Product details

  • Hardback | 336 pages
  • 162.6 x 236.2 x 25.4mm | 567g
  • Oxford University Press Inc
  • New York, United States
  • English
  • 0195147979
  • 9780195147971

Review quote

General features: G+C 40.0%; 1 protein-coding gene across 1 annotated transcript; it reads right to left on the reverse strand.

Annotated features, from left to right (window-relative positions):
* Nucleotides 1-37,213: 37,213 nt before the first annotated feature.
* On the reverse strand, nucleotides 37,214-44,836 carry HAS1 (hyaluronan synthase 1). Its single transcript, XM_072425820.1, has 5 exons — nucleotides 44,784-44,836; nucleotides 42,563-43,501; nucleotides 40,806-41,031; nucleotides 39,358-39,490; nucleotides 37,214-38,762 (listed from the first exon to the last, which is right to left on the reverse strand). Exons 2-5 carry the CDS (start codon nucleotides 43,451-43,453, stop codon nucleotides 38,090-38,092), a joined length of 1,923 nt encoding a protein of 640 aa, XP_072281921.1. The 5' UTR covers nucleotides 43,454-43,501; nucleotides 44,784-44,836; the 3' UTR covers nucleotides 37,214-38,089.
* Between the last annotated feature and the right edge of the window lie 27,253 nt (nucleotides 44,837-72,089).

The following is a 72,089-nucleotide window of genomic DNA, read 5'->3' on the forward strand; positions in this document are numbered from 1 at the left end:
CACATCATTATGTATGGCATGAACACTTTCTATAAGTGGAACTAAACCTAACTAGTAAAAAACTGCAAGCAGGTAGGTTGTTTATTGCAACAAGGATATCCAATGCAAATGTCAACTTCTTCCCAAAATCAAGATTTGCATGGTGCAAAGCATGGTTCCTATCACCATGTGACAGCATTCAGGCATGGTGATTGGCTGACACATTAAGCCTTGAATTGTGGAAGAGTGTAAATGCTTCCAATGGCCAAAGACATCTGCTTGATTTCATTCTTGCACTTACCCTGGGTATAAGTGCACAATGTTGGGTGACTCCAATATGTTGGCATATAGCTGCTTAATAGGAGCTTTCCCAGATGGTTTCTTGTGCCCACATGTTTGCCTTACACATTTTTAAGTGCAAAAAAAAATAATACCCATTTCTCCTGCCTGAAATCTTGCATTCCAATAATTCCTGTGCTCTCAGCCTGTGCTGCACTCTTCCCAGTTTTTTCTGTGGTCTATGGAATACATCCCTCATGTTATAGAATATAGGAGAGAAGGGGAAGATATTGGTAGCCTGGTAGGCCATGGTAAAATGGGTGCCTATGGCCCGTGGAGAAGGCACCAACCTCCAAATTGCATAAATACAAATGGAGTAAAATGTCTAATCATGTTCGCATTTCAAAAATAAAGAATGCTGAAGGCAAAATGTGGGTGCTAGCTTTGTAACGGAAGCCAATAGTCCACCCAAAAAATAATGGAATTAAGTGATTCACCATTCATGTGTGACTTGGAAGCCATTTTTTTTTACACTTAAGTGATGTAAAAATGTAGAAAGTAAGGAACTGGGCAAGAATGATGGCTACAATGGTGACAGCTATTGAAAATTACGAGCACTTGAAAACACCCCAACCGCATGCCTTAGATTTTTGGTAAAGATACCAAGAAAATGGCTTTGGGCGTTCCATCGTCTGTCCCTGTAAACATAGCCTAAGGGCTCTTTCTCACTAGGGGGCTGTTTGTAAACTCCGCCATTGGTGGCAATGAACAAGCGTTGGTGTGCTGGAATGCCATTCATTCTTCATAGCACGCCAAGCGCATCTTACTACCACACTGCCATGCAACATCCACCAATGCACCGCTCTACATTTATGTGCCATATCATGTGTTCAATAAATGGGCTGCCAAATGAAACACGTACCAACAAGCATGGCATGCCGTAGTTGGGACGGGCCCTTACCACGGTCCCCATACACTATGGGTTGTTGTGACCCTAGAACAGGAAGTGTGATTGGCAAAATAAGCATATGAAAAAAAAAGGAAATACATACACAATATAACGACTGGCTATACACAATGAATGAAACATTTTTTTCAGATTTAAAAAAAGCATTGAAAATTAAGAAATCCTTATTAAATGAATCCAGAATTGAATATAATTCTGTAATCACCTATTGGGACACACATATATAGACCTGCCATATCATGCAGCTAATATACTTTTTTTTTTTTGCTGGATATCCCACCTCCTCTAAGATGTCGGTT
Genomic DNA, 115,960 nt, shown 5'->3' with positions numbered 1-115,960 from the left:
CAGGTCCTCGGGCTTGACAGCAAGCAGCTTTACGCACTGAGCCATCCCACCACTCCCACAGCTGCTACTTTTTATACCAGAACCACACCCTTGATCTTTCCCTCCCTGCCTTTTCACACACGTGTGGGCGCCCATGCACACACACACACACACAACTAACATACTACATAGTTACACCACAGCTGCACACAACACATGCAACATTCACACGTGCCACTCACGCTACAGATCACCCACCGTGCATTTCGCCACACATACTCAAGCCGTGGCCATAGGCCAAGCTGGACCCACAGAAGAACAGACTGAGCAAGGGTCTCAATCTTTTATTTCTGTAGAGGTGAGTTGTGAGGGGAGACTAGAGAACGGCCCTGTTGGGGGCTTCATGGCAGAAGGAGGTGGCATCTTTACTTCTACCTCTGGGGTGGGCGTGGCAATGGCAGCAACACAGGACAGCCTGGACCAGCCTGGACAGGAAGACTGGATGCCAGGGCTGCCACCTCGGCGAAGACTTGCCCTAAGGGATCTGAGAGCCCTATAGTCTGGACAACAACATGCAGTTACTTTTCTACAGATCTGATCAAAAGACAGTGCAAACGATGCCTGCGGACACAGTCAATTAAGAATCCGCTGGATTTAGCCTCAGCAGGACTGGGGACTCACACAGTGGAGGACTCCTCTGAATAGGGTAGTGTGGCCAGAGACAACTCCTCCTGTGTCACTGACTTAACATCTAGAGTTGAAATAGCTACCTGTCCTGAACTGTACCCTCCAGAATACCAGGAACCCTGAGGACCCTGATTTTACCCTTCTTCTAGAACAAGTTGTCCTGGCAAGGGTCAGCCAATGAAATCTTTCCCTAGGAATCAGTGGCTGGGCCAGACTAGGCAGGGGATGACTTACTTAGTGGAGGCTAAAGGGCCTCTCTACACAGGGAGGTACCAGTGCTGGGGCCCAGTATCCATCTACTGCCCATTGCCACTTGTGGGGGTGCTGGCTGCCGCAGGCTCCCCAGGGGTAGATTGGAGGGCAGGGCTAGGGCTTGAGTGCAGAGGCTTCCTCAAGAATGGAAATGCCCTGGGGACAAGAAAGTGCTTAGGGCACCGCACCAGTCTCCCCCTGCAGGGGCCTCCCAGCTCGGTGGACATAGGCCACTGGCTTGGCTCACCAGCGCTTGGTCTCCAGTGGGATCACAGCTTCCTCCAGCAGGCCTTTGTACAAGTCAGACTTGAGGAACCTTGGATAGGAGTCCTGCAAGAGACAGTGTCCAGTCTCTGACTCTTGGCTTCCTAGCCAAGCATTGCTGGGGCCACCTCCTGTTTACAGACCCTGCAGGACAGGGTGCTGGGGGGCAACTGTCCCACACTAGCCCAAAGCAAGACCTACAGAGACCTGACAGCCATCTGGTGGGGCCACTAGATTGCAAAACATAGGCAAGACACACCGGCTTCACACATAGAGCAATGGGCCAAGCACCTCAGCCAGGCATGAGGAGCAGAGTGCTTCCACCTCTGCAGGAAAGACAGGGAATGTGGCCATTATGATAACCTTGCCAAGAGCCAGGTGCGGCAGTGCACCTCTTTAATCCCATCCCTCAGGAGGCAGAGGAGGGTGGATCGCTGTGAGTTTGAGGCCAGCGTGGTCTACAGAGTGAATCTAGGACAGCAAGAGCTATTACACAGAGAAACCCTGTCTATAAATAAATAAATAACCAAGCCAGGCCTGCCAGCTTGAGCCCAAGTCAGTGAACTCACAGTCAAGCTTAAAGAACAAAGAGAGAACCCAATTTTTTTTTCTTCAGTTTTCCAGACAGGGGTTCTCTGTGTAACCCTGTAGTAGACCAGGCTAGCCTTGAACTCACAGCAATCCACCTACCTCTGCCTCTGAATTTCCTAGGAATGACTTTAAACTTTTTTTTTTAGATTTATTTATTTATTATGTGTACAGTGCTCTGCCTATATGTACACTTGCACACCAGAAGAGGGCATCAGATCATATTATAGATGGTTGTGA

"Take my advice: study carefully this deftly written account of the hackneyed myths and jarring realities of human subjects experimentation."--Jerome P. Kassirer, M.D., Distinguished Professor, Tufts University School of Medicine, Editor-in-Chief Emeritus, New England Journal of Medicine"A very good book, precisely because it is so disturbing. All of us tend to think that medical research will continue to progress in linear fashion. Yet as Jerry Menikoff's comprehensive and insightful book reveals, many hidden obstacles lie along the path to medical improvements. Most patients enroll in clinical trials because they are desperately ill, and rightly concerned with their own health and welfare. Menikoff highlights the genuine conflicts of interest between care for the patient and the advancement of science that cannot, and should not, be swept under the rug."--Richard A. Epstein, James Parker Hall Distinguished Service Professor of Law, University of Chicago"Finally! A book for the layperson that explodes the myths, unpacks the mysteries and tells the truth about medical research. It should be required reading for anyone thinking of entering a clinical trial. Menikoff has done the public a great service."--Mary Faith Marshall, Ph.D., Professor, Center for Bioethics and Associate Dean, University of Minnesota Medical School"What the Doctor Didn't Say combines depth of scholarship and clear writing with wisdom, experience and sound judgment to create a volume that is essential for understanding the rights and interests of patients and the obligations of providers in the dance of medicine called informed consent. It provides the gold standard of understanding that should be the starting point for discussion and future research."--Nancy Neveloff Dubler, Director, Division of Bioethics, Montefiore Medical Center, and Professor of Epidemiology and Population Health, Albert Einstein College of Medicine"Menikoff's book tells us that if we believe in the research enterprise, then we must accept that persons, consenting and not consenting, will be exposed to risks--sometimes very substantial risks."--New England Journal of Medicine"This is most definitely a book not to be sneered at; an interesting insight into a mystical sphere of clinical research."--London Medical Student Journal"His observations regarding clinical trials in the way they are typically conducted are striking...Insightful and sometimes painfully honest book."--The Journal of Legal Medicineshow more